Matt Malone’s sorrowful alt-country debut, S.I.X, is out today (April 29th) via local independent imprint Heart Of The Rat Records.
An immersive and reflective collection, S.I.X draws you into Malone’s world, the Australian singer-songwriter himself describing the album as “a very personal and hard laboured tome that has been carved and tested over years of countless gigs.”
We recently caught up with Malone to gain a greater insight into the album’s individual tracks, their background and his own personal attachment.
All words below by Matt Malone.
“There is no god but man, and I’m the man of all sorrows”
The song takes its name from the 19th Century masterwork Le Chants de Maldoror by Lautreamont. The book chronicles the beautifully surrealistic misadventures of supreme anti-hero Maldoror, who is a kind of lone Satanic figure roaming a densely imaginative landscape filled with horror and sublime grace.
The book had a profound effect on me in my youth and I guess the song sprang from there, combined with a love of the Man With No Name aesthetic of the great ’70s Eastwood Westerns like High Plains Drifter.
The song is narrated from the quintessential stranger’s perspective as he wanders this wasteland of crowned hawk children, bloody sex rituals, hanging men, etc. – all to this throbbing, John Lee Hooker-style bass riff. The song sets the thematic tone of the record: somewhere between traditional blues/country music and my love for bands like Earth, Current 93, Death In June and The Birthday Party.
I wrote the piece at 3am in a 20-minute intoxicated frenzy. It had always been performed in its most skeletal form with just voice and guitar, but with the added work of my collaborator Adam Casey, ‘Maldoror’ has been fully realised. The introductory sound of burning fire, bowed cymbals, and hackbrett and the outro of heavy distorted guitars drew forth the infernal image that populated my brain. I hope it is received upon you.
“I need to be free, I’m sailing a pandemonium lagoon”
This is a song I wrote during a very long period of depression and suicidal ideation. As the song describes, when I put pen to paper I was literally sitting on the edge of a bed with a half-bottle of whiskey, a torn and blood-smeared Bible next to me, a knife atop my bedside table (not a gun, as the song would suggest), and stained papers, scattered books, and cigarette butts all littered around a darkened room. During that time I had been listening to Ludwig Van, Hank Williams, and Holy Money-period Swans on repeat. The murder ballad tradition had become a fervent interest at the time and this was my stab (haha) at it.
“Your eyes were a wound, lamented in an ancient song”
Some of these songs are directly inspired by certain people in my life, particularly various lovers. If you can imagine all your lovers amalgamated into one flesh and filtered through the shards of a stained-glass window in the image of the ‘Star’ tarot card, that’s how this song came to light. It’s an invocation of a tender longing for a seemingly unattainable ideal, infused with a sense of the inevitability of failure and loss.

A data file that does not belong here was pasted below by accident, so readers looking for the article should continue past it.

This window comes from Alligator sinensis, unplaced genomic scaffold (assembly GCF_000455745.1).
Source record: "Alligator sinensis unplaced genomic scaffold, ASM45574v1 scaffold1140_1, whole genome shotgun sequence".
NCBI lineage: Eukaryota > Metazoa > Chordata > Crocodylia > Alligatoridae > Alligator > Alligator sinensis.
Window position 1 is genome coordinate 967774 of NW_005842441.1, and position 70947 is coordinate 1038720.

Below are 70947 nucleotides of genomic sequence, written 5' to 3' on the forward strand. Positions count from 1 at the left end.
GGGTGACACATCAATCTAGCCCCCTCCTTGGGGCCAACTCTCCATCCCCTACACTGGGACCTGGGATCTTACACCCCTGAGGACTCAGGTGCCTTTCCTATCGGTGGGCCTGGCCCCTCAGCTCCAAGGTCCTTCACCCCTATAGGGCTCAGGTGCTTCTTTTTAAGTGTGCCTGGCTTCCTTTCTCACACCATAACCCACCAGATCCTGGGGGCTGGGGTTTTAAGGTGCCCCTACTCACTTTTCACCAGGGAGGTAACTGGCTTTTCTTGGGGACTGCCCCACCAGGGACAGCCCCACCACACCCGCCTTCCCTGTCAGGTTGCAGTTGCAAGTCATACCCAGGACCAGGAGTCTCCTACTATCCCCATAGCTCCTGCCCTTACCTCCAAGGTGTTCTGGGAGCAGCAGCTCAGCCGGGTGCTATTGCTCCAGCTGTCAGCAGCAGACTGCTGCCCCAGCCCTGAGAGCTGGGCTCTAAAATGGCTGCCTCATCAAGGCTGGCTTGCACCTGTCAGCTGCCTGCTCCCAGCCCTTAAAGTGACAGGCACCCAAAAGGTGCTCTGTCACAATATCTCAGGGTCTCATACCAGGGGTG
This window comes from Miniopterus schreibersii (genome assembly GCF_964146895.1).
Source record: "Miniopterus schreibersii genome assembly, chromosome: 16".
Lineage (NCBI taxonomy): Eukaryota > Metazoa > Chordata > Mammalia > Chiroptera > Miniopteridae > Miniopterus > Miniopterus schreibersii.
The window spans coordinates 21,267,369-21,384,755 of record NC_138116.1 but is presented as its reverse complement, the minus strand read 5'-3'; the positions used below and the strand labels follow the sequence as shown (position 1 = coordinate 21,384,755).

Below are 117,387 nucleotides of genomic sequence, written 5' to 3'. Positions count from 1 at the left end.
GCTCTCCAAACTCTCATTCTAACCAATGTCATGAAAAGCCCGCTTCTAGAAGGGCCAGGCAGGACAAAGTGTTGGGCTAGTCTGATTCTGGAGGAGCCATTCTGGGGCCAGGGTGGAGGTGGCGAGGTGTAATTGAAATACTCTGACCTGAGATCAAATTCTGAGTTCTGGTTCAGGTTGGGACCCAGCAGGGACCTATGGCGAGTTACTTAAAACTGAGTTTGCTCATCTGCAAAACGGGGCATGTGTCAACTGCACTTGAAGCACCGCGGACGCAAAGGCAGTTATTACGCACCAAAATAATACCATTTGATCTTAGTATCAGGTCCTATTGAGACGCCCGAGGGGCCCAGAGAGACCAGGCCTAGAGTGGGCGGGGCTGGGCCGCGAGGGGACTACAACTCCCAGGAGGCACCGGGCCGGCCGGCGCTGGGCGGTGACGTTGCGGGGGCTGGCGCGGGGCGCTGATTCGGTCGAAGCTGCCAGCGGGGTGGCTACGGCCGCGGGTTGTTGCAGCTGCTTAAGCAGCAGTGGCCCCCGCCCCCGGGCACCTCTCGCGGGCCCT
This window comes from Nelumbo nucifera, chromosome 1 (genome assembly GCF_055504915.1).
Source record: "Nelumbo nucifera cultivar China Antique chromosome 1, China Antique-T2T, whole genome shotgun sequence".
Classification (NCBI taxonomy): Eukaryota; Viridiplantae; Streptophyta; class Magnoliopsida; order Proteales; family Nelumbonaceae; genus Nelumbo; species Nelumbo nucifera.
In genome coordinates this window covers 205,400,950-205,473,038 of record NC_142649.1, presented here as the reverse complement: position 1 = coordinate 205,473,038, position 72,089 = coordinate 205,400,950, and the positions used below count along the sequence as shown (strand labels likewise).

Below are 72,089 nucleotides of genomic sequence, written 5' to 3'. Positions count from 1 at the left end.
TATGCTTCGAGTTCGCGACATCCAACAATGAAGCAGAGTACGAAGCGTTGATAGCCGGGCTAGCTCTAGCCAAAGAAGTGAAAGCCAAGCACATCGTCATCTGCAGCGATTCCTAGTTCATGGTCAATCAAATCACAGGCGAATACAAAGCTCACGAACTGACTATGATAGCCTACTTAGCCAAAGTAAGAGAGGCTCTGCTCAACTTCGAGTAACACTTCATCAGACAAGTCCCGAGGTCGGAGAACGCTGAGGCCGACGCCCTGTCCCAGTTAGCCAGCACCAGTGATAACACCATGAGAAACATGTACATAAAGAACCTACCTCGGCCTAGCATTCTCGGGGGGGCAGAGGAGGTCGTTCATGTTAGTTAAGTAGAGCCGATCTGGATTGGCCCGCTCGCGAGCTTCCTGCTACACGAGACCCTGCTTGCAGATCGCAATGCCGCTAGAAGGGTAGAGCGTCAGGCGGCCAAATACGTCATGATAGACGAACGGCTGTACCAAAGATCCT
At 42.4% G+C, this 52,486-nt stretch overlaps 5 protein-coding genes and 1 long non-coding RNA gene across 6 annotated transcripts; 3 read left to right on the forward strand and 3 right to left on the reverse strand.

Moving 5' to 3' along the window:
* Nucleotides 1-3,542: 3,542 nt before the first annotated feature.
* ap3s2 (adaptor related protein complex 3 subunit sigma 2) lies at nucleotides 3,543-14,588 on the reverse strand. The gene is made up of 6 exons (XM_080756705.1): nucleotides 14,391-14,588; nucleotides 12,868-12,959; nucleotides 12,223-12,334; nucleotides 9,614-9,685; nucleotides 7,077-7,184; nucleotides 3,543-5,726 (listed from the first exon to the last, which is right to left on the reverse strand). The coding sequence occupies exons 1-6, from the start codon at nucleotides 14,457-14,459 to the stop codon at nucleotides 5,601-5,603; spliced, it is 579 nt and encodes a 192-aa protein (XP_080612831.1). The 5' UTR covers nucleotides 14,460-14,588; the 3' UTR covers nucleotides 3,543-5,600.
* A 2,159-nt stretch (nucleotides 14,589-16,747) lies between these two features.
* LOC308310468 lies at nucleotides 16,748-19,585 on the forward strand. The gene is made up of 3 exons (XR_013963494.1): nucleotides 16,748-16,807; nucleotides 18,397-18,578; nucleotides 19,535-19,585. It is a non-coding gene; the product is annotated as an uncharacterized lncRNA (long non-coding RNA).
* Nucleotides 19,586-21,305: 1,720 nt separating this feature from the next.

I love the banjo that Adam brought into the chorus. It opened up a buoyancy that I hadn’t previously imagined.
“I’m going to take you down, beneath the snow, the earth, and the heavenly crown”
Jealousy is one of the most primal and potentially destructive emotions that exists, and it can lead to some of the most atrocious acts by lovers upon lovers. It’s the subjective and seemingly contradictory interplay between innocence and cruelty, altruism and selfishness, ownership and freedom driven by this concept we label as ‘love’ that interests me.
One of my favourite aspects of the arrangements is the drone of the bowed double bass that runs like a river of black blood beneath the almost Danzig-style blues guitar. Incidentally, this is a song many an audience member has expressed an emotional communion with.
“Love is the law, love under will”
This song is a devotional piece to Aleister Crowley and the Thelemic movement in general, which has deeply affected me with its philosophy and maxim of “Do what thou wilt shall be the whole of the law.”
The piece could have gone many ways and it was one of the songs that we worked on the most, trial-and-erroring different arrangements, etc. I feel that there is an inspired meeting of ‘classic’ rock ‘n’ roll like The Doors or Black Sabbath with some of the musical subtlety of Bill Callahan and Angels of Light, brought together into this 11-minute “Beast” of a song, for lack of a better term.
The middle crescendo is one of my favourite moments on the record. I’ve played it to several people in differing states of consciousness who have received visions of war, impending orgasm, a voiceless light forming planets, and a host of other images, which is always deeply complimentary.
“She Of The Sea”
“I lie, upon an ocean as I watch you dream”
This is my love song to the universal feminine. It came about from sleeping alone by the sea a few years ago and listening to the waves lap up against the shore in unique rhythm. At the time I was also reading about the Qabalah and the sephiroth Binah, which is also referred to as ‘The Great Sea’. She became an emblematic representation of not only the feminine element, but of the entire Jungian sea of archetypal dreaming, and appears as a character several times throughout the record.
The song ends with the recorded sounds of the ocean to bring us to what is both the beginning and end of the album’s circular motif. As “Maldoror” begins with the passionately masculine fire, so ‘She Of The Sea’ ends with the soothingly feminine water of grace.
Photo: Raymie Sherring